A window into the dark legacy of Canada’s residential schools is on display at Government House ahead of the arrival of the Duke and Duchess of Cambridge later this month.
A First Nations blessing ceremony was held as the Witness Blanket was unveiled today.
The wood-based art installation is made up of 13 panels and is more than 8 feet tall and 40 feet long.
Cedar frames hold more than 800 collected objects from residential schools, churches and first nations families from across the country.
The work of First Nations Master Carver Carey Newman commemorates the residential school experience and has travelled thousands of kilometers to remote villages, townships and cities since 2014.
“There’s something very symbolic about this, about members of the royal family seeing the Witness Blanket in Government House and putting all those parts of history together in one place,” Newman said.
“I feel pretty hounoured and pretty proud to be a part of that.”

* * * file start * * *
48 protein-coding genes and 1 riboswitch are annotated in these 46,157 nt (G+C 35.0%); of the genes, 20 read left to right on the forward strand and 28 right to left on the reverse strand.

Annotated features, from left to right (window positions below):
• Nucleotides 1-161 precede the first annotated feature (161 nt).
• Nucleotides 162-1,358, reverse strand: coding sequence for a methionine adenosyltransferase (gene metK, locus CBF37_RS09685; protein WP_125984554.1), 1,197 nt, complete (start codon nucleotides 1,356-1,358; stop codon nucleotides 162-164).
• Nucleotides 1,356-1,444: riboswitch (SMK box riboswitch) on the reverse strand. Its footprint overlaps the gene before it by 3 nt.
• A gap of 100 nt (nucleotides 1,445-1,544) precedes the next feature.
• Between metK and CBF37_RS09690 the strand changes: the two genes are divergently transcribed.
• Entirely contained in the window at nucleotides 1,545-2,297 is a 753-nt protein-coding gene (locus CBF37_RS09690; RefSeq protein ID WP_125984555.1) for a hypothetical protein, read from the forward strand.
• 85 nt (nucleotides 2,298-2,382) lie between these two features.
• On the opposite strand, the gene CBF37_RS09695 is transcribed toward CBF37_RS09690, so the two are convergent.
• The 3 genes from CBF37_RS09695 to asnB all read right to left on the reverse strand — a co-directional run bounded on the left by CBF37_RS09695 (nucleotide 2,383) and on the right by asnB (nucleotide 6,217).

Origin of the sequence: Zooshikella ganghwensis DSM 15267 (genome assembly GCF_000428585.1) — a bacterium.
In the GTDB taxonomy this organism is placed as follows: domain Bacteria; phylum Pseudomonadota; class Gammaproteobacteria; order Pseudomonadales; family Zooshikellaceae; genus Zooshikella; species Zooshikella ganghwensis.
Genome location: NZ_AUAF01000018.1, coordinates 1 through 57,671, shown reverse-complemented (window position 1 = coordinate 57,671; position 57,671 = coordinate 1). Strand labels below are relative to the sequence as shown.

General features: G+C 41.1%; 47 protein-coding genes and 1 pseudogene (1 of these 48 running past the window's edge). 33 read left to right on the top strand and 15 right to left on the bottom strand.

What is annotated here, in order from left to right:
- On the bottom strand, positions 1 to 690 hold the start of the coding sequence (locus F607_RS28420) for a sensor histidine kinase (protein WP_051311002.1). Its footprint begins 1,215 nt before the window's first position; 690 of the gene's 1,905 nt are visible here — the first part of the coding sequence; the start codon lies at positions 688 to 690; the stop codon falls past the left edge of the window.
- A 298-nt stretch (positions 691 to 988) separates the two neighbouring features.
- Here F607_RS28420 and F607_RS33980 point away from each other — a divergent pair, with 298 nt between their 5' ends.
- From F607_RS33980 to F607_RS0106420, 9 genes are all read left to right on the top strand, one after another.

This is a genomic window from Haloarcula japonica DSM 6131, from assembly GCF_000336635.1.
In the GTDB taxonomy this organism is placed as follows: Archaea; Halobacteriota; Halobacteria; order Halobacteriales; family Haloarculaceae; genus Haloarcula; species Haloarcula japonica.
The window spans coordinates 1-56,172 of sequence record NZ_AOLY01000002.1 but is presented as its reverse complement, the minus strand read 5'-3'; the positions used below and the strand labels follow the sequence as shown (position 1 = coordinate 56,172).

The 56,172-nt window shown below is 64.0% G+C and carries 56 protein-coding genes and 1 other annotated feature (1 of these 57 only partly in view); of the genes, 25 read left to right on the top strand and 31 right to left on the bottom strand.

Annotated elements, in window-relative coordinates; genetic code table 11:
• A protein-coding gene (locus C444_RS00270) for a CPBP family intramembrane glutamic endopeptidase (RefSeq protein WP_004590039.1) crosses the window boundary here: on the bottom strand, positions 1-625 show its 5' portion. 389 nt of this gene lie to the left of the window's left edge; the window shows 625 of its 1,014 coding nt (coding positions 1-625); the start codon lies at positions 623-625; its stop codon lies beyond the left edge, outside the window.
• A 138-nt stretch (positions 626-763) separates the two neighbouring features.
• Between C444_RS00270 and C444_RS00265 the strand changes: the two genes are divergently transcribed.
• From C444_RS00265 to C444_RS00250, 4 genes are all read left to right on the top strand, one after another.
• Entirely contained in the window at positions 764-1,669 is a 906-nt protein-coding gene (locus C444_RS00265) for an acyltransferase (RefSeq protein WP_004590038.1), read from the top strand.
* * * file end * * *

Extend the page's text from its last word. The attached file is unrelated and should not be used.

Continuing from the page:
The Witness Blanket will be on display for a reception in honour of the Duke and Duchess of Cambridge to be held at Government House, the home away from home for the royal couple and their children during their 8-day stay in Canada.
“It is an exceptional opportunity to be hosting the Witness Blanket and sharing its meaning and history,” said the Honourable Judith Guichon, Lieutenant Governor of British Columbia.
Prince William, Kate, Prince George and Princess Charlotte arrive in Victoria on Saturday, September 24th for a tour that will see several stops in B.C. and a trip to the Yukon.
The Lieutenant Governor says preparations for their arrival at her official residence are well underway.
“We’ve just had to polish every surface and make it shine and gleam,” she said.
The Witness Blanket will not be made available for public viewing at Government House but it will remain on Vancouver Island.
It will move next to Vancouver Island University in Nanaimo where it will remain on display for the rest of the year.